The Court analysed the first two stages of the proportionality test set out above and acknowledged that (i) the legitimate aim is to remove or reduce the publication of material on the internet which promotes, encourages or incites the use or threat of violence intending bodily injury or property damage; and (ii) there is a rational connection with such legitimate aim when the Injunction is sought to safeguard various rights of the wider public and to restrain offences against the person and offences of criminal damage.
As to the third stage, while the Court is concerned to consider whether some less onerous alternative is available without unreasonably impairing the objective, the Court held that the Injunction would meet the requirement that the intrusion is minimal or no more than necessary if the Injunction is properly drafted. The focus of the Injunction is more than the ability of the police to detect crime but the wider purpose of seeking to curtail a public nuisance and to assist with the curtailment or deterrence of criminal activity the manner and extent of which threatens society as a whole.
Concerning the fourth stage of the proportionality test, while the Court acknowledged the right of free speech, which is constitutionally guaranteed, has been rightly greatly valued in our society and are the organs of the media as the public watchdog, the Court was not convinced of the flow of information which may incite violence or is intended to or likely to cause injury to a person or property damage. The Court held that there was no problem in requiring publishers of material to exercise some self-censorship which the Court suggested it is not necessarily a bad thing, and did not think the Injunction imposed an unacceptably harsh burden on any person to be asked to exercise their rights and freedoms with a degree of responsibility.
As a result, after considering the above matters, the Court decided to continue the interim Injunction but in slightly amended or tweaked terms as follows:
- The Defendants and each of them, whether acting by themselves, their servants or agents, or otherwise howsoever, be restrained from doing any of the following acts:
- Wilfully disseminating, circulating, publishing or re-publishing on any Internet-based platform or medium (including but not limited to LIHKG and Telegram) any material or information for the purpose of promoting, encouraging or inciting the use or threat of violence, intended or likely to cause:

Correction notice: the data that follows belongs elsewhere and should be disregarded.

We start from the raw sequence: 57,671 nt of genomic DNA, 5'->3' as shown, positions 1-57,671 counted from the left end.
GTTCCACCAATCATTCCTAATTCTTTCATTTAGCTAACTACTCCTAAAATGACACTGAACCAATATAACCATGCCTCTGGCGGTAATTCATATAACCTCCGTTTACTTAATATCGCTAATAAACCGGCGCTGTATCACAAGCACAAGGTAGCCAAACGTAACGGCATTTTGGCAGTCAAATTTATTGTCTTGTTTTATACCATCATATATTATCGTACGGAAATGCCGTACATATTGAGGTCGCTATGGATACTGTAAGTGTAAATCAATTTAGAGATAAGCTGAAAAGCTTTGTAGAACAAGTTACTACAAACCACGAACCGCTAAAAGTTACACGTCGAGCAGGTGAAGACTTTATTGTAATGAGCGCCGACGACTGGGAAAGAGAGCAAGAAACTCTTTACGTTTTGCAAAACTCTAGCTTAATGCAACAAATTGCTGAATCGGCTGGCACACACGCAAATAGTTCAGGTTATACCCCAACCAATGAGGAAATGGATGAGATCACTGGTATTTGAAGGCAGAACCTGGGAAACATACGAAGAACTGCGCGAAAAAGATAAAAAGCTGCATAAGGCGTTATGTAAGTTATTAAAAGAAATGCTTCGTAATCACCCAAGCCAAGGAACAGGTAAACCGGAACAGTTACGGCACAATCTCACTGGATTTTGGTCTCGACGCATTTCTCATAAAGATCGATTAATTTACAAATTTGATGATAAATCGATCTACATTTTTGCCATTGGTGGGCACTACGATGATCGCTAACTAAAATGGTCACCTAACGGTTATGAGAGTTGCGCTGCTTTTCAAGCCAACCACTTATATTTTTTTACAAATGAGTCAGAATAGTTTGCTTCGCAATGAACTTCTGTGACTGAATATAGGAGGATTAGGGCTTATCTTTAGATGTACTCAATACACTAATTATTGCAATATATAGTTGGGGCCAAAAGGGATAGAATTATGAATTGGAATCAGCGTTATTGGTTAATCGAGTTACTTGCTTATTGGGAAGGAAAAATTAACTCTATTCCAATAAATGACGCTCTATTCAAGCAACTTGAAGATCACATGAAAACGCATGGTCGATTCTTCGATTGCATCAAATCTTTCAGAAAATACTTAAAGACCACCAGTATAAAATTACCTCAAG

- bodily injury to any person unlawfully within Hong Kong, or
- damage to any property unlawfully within Hong Kong.
- Wilfully assisting, causing, counselling, procuring, instigating, inciting, aiding, or abetting others to commit any of the aforesaid acts and participate in any of the aforesaid acts.
It is the Court’s view that the right to freedom of speech is not an absolute right despite its importance in a free society and a constitutional right. Insofar as the Court is satisfied that certain restriction on such freedom can overcome the four-stage proportionality test set out in Hysan Development Co Ltd v Town Planning Board, the Court will not refrain from giving an order to enable such restrictions. This may also explain why the Court in the current case decided that the restrictions on dissemination of the information which could incite use or threat of violence shall not be unconstitutional.
Nevertheless, online platform administrators shall be relieved that with such slight amendment to the Injunction order, even if they allow posts to be made on their platforms, without knowing the fact of the publication or the contents of the publication, they cannot be said to be in breach of the Injunction. The Court has made clear that the Injunction would only ban online materials published “for the purpose of” promoting, encouraging or inciting the use or threat of violence and could only restrain people who “wilfully” assist others to commit such acts. This will be particularly crucial for online platform administrators involving dissemination of materials from the sending of private messages on the platforms or concern arising from an inability to know how any particular receiver of the message will understand the content of the message.